Intrinsic motivation, sparks of joy, and time management
How I sustain and approach work-life balance
This is a version of a note I wrote at work as part of a series on Sustainability and Work-Life Balance.
In writing this note, I thought about two things
How do I sustain?
How do I approach work-life balance?
How do I sustain?
It might be an English-as-a-second-language thing, but “sustain” to me sounds a bit like “survive”. And that feels like a low bar to be shooting for; I optimize for thriving :).
Five themes emerged as I thought about “How do I sustain/thrive?”. A meta-theme that emerged is that I leverage the autonomy my employers provide a LOT.
1. I work on things I am intrinsically motivated by.
I work on things I am intrinsically excited about -- things I can’t not work on! These can be questions I am curious about (what would happen if we had humans go through the same processing pipeline we put machines through?), activities I can’t wait to go back to (macrame, origami, generative art), outcomes I want to be a reality (a machine that you can ask questions to about images and it answers, a model that can generate fantastical depictions of creatures), projects I think would be fun to work on (e.g., semantic understanding of clipart scenes), etc.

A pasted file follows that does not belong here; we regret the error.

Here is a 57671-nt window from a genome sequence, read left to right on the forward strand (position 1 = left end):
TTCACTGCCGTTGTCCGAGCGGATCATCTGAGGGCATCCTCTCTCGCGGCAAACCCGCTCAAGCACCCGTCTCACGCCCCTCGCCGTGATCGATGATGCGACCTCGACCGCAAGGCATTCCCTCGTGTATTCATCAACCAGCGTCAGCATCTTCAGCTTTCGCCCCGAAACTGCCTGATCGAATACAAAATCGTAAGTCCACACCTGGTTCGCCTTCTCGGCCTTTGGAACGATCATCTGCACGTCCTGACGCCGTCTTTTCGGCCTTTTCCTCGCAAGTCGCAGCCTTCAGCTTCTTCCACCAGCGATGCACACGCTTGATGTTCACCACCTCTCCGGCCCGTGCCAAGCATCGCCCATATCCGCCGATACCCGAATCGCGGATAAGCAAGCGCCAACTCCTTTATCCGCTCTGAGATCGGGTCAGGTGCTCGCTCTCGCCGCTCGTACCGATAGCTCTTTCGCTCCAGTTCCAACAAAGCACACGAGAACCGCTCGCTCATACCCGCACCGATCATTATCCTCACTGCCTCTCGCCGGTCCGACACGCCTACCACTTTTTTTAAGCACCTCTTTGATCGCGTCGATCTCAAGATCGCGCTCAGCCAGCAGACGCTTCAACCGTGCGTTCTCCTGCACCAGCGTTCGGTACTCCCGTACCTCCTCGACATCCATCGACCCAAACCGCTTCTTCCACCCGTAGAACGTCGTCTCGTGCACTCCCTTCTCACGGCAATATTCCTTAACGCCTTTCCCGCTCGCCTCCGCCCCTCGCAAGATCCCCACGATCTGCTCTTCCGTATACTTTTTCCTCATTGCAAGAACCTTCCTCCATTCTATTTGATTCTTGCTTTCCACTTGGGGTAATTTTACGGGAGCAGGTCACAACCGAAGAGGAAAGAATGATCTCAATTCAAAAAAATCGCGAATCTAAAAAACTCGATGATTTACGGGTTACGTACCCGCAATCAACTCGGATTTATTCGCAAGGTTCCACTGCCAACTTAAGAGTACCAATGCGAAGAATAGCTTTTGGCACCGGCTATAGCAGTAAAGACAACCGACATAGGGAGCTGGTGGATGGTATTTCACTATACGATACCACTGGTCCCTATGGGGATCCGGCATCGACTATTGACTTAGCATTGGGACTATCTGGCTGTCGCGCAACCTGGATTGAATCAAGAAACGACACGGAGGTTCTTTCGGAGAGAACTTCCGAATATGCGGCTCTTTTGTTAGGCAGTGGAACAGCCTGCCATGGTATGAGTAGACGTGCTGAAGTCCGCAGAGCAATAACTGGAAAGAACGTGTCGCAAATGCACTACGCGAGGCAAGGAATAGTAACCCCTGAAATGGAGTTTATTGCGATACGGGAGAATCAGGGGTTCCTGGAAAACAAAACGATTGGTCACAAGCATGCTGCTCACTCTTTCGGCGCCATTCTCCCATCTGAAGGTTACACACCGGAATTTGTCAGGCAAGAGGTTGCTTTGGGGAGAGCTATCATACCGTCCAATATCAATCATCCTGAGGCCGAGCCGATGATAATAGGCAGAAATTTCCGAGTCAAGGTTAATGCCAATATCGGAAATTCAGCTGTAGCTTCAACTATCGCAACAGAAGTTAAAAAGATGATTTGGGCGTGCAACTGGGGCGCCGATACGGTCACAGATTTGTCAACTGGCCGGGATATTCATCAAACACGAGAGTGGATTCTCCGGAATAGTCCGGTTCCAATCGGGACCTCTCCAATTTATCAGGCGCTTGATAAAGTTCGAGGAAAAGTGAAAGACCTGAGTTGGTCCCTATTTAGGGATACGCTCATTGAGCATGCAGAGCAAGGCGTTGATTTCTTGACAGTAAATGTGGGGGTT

External validation certainly feels (really) good! But I am not happy when I am optimizing for that. So I don’t. A good number of things I find intrinsically motivating have gotten external validation, so things have worked out (in terms of career trajectory). A lot of things I have worked on haven’t gotten external validation (in research, in generative art, in side-projects), and that’s fine. Partly because I was happy while I was working on them and that’s what I am optimizing for. Partly because those things gave me some new skills, built some muscles, and gave me updated world models -- which is all valuable. And partly because many of those projects created connections with communities I wouldn’t have connected with otherwise (e.g., generative art), or created long-term relationships and collaborations with individuals that I value. So overall, while I am very grateful for the external validation when I got it, I don’t regret doing the things that didn’t get external validation. I did them because I couldn’t not do them!
2. I minimize drag.